Towards more effective adaptive planning: Measuring and reporting social resilience in vulnerable coastal communities facing climate change in tropical Queensland
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Settlements and communities in tropical Queensland are highly vulnerable to climate change and face an uncertain social, economic and environmental future. At the same time, these socially and economically vulnerable communities contain some of Australia's most significant biodiversity values, including existing and proposed World Heritage sites (Wet Tropics and Cape York) wetlands of international significance (Gulf of Carpentaria) and places of significant marine and terrestrial diversity (e.g. Torres Strait). Past approaches to environmental management have predominantly focused on the biophysical dimensions of the problem however an equally important focus on building regional-scale community resilience is required if some of the worst impacts of climate change are to be avoided or mitigated. Government and community stakeholders need to know which actions, policies and arrangements build and support social resilience compared with those that do not. This paper outlines an emerging framework, indicators and method for information gathering and analysis to: (a) benchmark social resilience; (b) target the priority interventions required; and (c) measure progress arising from these interventions.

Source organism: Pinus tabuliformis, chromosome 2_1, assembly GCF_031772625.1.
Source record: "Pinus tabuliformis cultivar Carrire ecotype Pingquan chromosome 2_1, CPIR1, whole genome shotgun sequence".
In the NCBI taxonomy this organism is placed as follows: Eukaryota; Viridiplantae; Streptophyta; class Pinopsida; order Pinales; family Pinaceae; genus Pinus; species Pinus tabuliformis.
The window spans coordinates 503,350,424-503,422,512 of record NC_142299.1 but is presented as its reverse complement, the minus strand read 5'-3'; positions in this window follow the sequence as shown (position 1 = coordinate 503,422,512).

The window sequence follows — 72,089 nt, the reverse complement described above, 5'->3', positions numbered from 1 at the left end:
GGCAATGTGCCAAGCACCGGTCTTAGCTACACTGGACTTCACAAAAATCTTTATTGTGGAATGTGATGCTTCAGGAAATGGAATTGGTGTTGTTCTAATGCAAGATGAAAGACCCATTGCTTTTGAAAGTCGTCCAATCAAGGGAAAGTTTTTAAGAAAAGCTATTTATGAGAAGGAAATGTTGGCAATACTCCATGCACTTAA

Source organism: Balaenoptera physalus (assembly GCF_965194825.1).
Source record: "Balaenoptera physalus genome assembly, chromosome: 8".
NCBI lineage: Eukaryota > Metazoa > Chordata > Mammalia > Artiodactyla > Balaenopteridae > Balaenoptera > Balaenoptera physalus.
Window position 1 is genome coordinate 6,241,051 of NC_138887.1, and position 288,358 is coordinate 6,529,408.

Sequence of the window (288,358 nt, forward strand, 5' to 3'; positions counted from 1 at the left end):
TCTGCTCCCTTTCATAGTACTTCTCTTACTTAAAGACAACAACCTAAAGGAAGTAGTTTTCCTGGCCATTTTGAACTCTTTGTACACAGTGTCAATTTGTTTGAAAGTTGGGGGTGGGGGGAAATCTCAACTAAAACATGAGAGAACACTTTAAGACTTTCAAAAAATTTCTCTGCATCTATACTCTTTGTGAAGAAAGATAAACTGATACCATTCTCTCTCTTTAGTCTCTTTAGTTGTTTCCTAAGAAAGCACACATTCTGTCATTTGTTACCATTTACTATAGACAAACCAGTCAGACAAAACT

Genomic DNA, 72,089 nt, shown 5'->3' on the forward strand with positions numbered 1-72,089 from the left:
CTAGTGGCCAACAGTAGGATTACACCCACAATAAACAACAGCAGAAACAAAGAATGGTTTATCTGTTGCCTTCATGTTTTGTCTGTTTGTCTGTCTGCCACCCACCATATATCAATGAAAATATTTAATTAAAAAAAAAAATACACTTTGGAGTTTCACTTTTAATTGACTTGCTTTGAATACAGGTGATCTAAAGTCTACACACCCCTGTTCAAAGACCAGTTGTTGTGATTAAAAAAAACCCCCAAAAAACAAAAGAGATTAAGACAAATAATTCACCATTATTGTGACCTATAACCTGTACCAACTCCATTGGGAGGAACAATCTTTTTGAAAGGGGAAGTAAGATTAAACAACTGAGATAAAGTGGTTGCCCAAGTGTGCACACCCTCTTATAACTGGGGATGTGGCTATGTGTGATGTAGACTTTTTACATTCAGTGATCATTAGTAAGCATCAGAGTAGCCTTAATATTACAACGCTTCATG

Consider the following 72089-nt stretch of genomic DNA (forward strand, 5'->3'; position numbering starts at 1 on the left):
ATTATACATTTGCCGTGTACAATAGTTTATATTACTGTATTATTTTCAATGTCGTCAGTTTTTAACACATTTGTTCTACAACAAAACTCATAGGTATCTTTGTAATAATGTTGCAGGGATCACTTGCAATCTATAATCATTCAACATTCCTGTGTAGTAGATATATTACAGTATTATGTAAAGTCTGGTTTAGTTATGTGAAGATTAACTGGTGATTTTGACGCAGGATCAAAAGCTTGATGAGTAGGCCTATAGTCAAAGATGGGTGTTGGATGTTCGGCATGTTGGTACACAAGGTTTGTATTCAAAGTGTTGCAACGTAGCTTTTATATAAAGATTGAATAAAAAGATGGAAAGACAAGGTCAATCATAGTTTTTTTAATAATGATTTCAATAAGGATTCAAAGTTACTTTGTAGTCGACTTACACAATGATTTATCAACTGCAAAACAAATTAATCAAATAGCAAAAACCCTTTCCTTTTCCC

World Planning Schools Congress 2011: Planning in an era of uncertainty and transformation
Copyright 2011 ANZAPS. The attached file is reproduced here in accordance with the copyright policy of the publisher. Please refer to the conference's website for access to the definitive, published version.
Land Use and Environmental Planning